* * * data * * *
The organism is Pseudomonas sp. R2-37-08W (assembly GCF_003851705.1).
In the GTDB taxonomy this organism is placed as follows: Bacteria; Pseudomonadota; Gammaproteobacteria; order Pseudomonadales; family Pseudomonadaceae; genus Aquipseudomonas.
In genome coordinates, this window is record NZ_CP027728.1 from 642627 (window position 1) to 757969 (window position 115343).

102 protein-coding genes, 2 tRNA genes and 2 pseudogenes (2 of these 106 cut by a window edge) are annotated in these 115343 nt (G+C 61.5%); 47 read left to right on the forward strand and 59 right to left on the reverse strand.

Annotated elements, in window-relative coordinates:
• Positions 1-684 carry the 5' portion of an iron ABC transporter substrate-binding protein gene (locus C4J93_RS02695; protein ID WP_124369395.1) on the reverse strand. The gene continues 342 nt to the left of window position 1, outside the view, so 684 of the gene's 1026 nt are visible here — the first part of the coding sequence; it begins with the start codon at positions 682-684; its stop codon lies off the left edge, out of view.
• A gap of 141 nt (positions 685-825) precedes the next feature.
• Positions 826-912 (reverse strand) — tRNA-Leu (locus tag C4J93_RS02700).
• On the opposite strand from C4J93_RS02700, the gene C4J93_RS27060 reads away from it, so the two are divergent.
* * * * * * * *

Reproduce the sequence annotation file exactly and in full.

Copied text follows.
The organism is Pseudomonas sp. R2-37-08W (assembly GCF_003851705.1).
In the GTDB taxonomy this organism is placed as follows: Bacteria; Pseudomonadota; Gammaproteobacteria; order Pseudomonadales; family Pseudomonadaceae; genus Aquipseudomonas.
In genome coordinates, this window is record NZ_CP027728.1 from 642627 (window position 1) to 757969 (window position 115343).

102 protein-coding genes, 2 tRNA genes and 2 pseudogenes (2 of these 106 cut by a window edge) are annotated in these 115343 nt (G+C 61.5%); 47 read left to right on the forward strand and 59 right to left on the reverse strand.

Annotated elements, in window-relative coordinates:
• Positions 1-684 carry the 5' portion of an iron ABC transporter substrate-binding protein gene (locus C4J93_RS02695; protein ID WP_124369395.1) on the reverse strand. The gene continues 342 nt to the left of window position 1, outside the view, so 684 of the gene's 1026 nt are visible here — the first part of the coding sequence; it begins with the start codon at positions 682-684; its stop codon lies off the left edge, out of view.
• A gap of 141 nt (positions 685-825) precedes the next feature.
• Positions 826-912 (reverse strand) — tRNA-Leu (locus tag C4J93_RS02700).
• On the opposite strand from C4J93_RS02700, the gene C4J93_RS27060 reads away from it, so the two are divergent.